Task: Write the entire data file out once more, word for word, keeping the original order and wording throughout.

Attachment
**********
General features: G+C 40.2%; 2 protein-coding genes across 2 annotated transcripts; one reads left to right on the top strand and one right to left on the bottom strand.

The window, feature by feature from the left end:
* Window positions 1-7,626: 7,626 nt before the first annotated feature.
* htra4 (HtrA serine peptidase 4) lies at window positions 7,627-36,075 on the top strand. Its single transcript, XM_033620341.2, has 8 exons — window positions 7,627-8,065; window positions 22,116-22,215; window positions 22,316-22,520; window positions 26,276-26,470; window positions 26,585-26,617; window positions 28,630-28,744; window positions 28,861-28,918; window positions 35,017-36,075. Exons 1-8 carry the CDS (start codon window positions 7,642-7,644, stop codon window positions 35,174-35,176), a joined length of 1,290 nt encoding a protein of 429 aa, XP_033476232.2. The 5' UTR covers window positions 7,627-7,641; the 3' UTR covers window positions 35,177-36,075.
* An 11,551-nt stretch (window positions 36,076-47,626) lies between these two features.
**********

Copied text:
General features: G+C 40.2%; 2 protein-coding genes across 2 annotated transcripts; one reads left to right on the top strand and one right to left on the bottom strand.

The window, feature by feature from the left end:
* Window positions 1-7,626: 7,626 nt before the first annotated feature.
* htra4 (HtrA serine peptidase 4) lies at window positions 7,627-36,075 on the top strand. Its single transcript, XM_033620341.2, has 8 exons — window positions 7,627-8,065; window positions 22,116-22,215; window positions 22,316-22,520; window positions 26,276-26,470; window positions 26,585-26,617; window positions 28,630-28,744; window positions 28,861-28,918; window positions 35,017-36,075. Exons 1-8 carry the CDS (start codon window positions 7,642-7,644, stop codon window positions 35,174-35,176), a joined length of 1,290 nt encoding a protein of 429 aa, XP_033476232.2. The 5' UTR covers window positions 7,627-7,641; the 3' UTR covers window positions 35,177-36,075.
* An 11,551-nt stretch (window positions 36,076-47,626) lies between these two features.